Influenza epidemiology and immunization during pregnancy: Final report of a World Health Organization working groupby Fell et al
From 2014 to 2017, the World Health Organization convened a working group to evaluate influenza disease burden and vaccine efficacy to inform estimates of maternal influenza immunization program impact. The group evaluated existing systematic reviews and relevant primary studies, and conducted four new systematic reviews. There was strong evidence that maternal influenza immunization prevented influenza illness in pregnant women and their infants, although data on severe illness prevention were lacking. The limited number of studies reporting influenza incidence in pregnant women and infants under six months had highly variable estimates and underrepresented low- and middle-income countries. The evidence that maternal influenza immunization reduces the risk of adverse birth outcomeswas conflicting, and many observational studies were subject to substantial bias. The lack of scientific clarity regarding disease burden or magnitude of vaccine efficacy against severe illness poses challenges for robust estimation of the potential impact of maternal influenza immunization programs.
Adolescent health in the Eastern Mediterranean Region: findings from the Global Burden of Disease 2015 studyby El Bcheraoui et al
Using data from the Global Burden of Disease study 2015 (GBD 2015), this study reports the leading causes of mortality and morbidity for adolescents in the EMR from 1990 to 2015. We also report the prevalence of key health risk behaviors and determinants. Findings from this study suggests that even with the return of peace and security, adolescents will have a persisting poor health profile that will pose a barrier to socioeconomic growth and development of the EMR.
Neonatal, infant, and under-5 mortality and morbidity burden in the Eastern Mediterranean Region: findings from the Global Burden of Disease 2015 studyby Khalil et al
This paper provides an overview of child mortality and morbidity in the EMR based on the Global Burden of Disease (GBD) study. The findings from this paper call for accelerated action to decrease child morbidity and mortality in the EMR. Governments and organizations should coordinate efforts to address this burden. Political commitment is needed to ensure that child health receives the resources needed to end preventable deaths.
The aim of the study reported here is to explore professionals’ perceptions regarding intimate partner violence (IPV) among young people, focusing on the characteristics of the phenomenon and their perceptions about existing programmes and campaigns aimed at addressing it. The study participants showed good knowledge of the characteristics IPV has among young people. This knowledge was reflected in locally implemented IPV prevention projects, which they considered successful in addressing young people’s needs. However, these interventions lacked formal evaluation, political support and continuation. The study participants did not believe that nationwide mass media campaigns realistically reflected the specific characteristics of IPV among young people. Thus, participants perceived these campaigns to be ineffective.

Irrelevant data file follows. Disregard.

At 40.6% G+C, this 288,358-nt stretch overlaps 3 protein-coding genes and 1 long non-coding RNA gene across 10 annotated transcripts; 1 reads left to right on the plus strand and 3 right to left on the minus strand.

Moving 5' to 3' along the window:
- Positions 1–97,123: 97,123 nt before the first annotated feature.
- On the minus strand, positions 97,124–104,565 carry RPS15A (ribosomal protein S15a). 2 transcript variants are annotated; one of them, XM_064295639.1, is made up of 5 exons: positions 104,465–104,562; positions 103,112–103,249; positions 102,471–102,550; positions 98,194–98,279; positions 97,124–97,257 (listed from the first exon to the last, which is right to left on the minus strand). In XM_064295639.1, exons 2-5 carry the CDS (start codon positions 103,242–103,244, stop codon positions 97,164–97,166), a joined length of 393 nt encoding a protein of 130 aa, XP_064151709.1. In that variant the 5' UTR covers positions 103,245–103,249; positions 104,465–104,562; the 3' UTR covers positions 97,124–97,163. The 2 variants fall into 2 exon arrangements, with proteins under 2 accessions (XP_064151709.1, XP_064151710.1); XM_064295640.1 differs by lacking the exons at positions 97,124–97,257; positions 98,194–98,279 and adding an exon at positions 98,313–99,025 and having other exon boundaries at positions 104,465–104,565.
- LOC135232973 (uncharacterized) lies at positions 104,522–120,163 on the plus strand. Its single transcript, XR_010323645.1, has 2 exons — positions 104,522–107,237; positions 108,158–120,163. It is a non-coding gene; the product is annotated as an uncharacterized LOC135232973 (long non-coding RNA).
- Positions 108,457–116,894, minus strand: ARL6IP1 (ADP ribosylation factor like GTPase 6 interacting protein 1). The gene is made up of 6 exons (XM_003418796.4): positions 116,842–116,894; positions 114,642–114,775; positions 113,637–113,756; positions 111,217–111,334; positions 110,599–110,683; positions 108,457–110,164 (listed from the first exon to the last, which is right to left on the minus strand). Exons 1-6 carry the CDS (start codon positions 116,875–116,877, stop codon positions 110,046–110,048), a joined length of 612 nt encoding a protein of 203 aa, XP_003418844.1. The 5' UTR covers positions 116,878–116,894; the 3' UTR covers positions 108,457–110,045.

The aim of this review was to assess the scope of the published literature on the consequences of maternal morbidity on health-related functioning at the global level and identify key substantive findings as well as research and methodological gaps. Many assessments have not been comprehensive and have paid little attention to important functioning domains for pregnant and postpartum women. The development of a comprehensive instrument specific to maternal health would greatly advance our understanding of burden of ill health associated with maternal morbidity and help set priorities. The lack of attention to consequences on functioning associated with the main direct obstetric complications is of particular concern.
Measuring women’s childbirth experiences: a systematic review for identification and analysis of validated instrumentsby Nilver et al
Women’s childbirth experience can have immediate as well as long-term positive or negative effects on their life, well-being and health. When evaluating and drawing conclusions from research results, women’s experiences of childbirth should be one aspect to consider. Researchers and clinicians need help in finding and selecting the most suitable instrument for their purpose. The aim of this study was therefore to systematically identify and present validated instruments measuring women’s childbirth experience. This systematic review provides an overview of existing instruments measuring women’s childbirth experiences and can support researchers to identify appropriate instruments to be used, and maybe adapted, in their specific contexts and research purpose.
In 2012, the International Federation of Obstetrics and Gynecology (FIGO) produced a chart detailing recommended dosages of misoprostol when used alone, for a variety of obstetric and gynecologic indications. In light of new evidence and through expert deliberation, this chart has now been revised and expanded. The present commentary explain the changes and the decisions made.
AREF-EDCTP have announced a joint call for a Preparatory Fellowship programme, due to be initiated in 2018.
The experiences of women with maternal near miss and their perception of quality of care in Kelantan, Malaysia: a qualitative studyby Norhayati et al
Maternal mortality has been the main way of ascertaining the outcome of maternal and obstetric care. However, maternal morbidities occur more frequently than maternal deaths; therefore, maternal near miss was suggested as a more useful indicator for the evaluation and improvement of maternal health services. This study aimed to explore the experiences of women with maternal near miss and their perception of the quality of care in Kelantan, Malaysia. Self-appraisal of maternal near miss, their perception of the quality of care, their predisposition to seek healthcare and the social support received were the four major themes that emerged from the experiences and perceptions of women with maternal near miss. The women with maternal near miss viewed their experiences as frightening and that they experienced other negative emotions and a sense of imminent death. The factors influencing women’s perceptions of quality of care should be of concern to those seeking to improve services at healthcare facilities. The addition of a maternal near miss case review programme, allows for understanding on the factors related to providing care or to the predisposition to seek care; if addressed, may improve future healthcare and patient outcomes.